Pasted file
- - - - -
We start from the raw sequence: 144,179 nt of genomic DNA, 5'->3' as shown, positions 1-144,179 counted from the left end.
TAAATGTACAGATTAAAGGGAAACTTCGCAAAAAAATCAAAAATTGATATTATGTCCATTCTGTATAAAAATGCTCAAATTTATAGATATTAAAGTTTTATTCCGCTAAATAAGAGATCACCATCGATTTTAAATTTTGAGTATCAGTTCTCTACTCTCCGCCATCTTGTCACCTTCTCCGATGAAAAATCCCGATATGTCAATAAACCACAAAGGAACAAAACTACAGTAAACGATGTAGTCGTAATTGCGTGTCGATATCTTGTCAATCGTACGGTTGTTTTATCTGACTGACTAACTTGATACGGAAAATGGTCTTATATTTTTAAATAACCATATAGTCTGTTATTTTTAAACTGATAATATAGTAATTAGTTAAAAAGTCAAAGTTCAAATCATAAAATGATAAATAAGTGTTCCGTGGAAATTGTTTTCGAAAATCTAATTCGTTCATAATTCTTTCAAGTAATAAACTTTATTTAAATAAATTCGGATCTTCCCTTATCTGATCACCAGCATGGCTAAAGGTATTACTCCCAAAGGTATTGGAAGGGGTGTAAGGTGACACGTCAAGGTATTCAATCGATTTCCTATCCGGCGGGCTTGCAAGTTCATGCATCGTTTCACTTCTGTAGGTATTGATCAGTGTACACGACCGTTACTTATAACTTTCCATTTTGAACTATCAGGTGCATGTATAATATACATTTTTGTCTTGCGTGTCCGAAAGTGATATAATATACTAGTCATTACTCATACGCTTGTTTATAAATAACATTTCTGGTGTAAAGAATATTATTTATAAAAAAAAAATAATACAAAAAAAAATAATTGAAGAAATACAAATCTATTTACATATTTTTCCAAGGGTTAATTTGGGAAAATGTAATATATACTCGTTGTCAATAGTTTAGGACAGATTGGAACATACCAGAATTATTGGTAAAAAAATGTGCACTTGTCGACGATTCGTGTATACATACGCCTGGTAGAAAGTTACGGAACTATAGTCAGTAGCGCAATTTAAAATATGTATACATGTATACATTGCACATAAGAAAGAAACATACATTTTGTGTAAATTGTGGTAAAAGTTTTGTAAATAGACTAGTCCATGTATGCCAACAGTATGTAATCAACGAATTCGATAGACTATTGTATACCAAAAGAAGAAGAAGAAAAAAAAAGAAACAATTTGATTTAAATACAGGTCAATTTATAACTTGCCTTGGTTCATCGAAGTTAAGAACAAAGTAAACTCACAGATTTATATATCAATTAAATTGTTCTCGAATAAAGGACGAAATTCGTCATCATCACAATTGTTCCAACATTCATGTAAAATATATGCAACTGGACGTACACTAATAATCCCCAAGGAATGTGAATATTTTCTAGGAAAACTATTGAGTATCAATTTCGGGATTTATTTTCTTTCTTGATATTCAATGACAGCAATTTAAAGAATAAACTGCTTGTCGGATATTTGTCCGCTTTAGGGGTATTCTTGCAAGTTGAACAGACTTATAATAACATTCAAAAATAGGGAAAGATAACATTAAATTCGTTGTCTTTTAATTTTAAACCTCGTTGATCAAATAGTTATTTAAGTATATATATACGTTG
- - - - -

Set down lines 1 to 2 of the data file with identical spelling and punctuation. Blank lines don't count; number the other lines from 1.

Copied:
We start from the raw sequence: 144,179 nt of genomic DNA, 5'->3' as shown, positions 1-144,179 counted from the left end.
TAAATGTACAGATTAAAGGGAAACTTCGCAAAAAAATCAAAAATTGATATTATGTCCATTCTGTATAAAAATGCTCAAATTTATAGATATTAAAGTTTTATTCCGCTAAATAAGAGATCACCATCGATTTTAAATTTTGAGTATCAGTTCTCTACTCTCCGCCATCTTGTCACCTTCTCCGATGAAAAATCCCGATATGTCAATAAACCACAAAGGAACAAAACTACAGTAAACGATGTAGTCGTAATTGCGTGTCGATATCTTGTCAATCGTACGGTTGTTTTATCTGACTGACTAACTTGATACGGAAAATGGTCTTATATTTTTAAATAACCATATAGTCTGTTATTTTTAAACTGATAATATAGTAATTAGTTAAAAAGTCAAAGTTCAAATCATAAAATGATAAATAAGTGTTCCGTGGAAATTGTTTTCGAAAATCTAATTCGTTCATAATTCTTTCAAGTAATAAACTTTATTTAAATAAATTCGGATCTTCCCTTATCTGATCACCAGCATGGCTAAAGGTATTACTCCCAAAGGTATTGGAAGGGGTGTAAGGTGACACGTCAAGGTATTCAATCGATTTCCTATCCGGCGGGCTTGCAAGTTCATGCATCGTTTCACTTCTGTAGGTATTGATCAGTGTACACGACCGTTACTTATAACTTTCCATTTTGAACTATCAGGTGCATGTATAATATACATTTTTGTCTTGCGTGTCCGAAAGTGATATAATATACTAGTCATTACTCATACGCTTGTTTATAAATAACATTTCTGGTGTAAAGAATATTATTTATAAAAAAAAAATAATACAAAAAAAAATAATTGAAGAAATACAAATCTATTTACATATTTTTCCAAGGGTTAATTTGGGAAAATGTAATATATACTCGTTGTCAATAGTTTAGGACAGATTGGAACATACCAGAATTATTGGTAAAAAAATGTGCACTTGTCGACGATTCGTGTATACATACGCCTGGTAGAAAGTTACGGAACTATAGTCAGTAGCGCAATTTAAAATATGTATACATGTATACATTGCACATAAGAAAGAAACATACATTTTGTGTAAATTGTGGTAAAAGTTTTGTAAATAGACTAGTCCATGTATGCCAACAGTATGTAATCAACGAATTCGATAGACTATTGTATACCAAAAGAAGAAGAAGAAAAAAAAAGAAACAATTTGATTTAAATACAGGTCAATTTATAACTTGCCTTGGTTCATCGAAGTTAAGAACAAAGTAAACTCACAGATTTATATATCAATTAAATTGTTCTCGAATAAAGGACGAAATTCGTCATCATCACAATTGTTCCAACATTCATGTAAAATATATGCAACTGGACGTACACTAATAATCCCCAAGGAATGTGAATATTTTCTAGGAAAACTATTGAGTATCAATTTCGGGATTTATTTTCTTTCTTGATATTCAATGACAGCAATTTAAAGAATAAACTGCTTGTCGGATATTTGTCCGCTTTAGGGGTATTCTTGCAAGTTGAACAGACTTATAATAACATTCAAAAATAGGGAAAGATAACATTAAATTCGTTGTCTTTTAATTTTAAACCTCGTTGATCAAATAGTTATTTAAGTATATATATACGTTG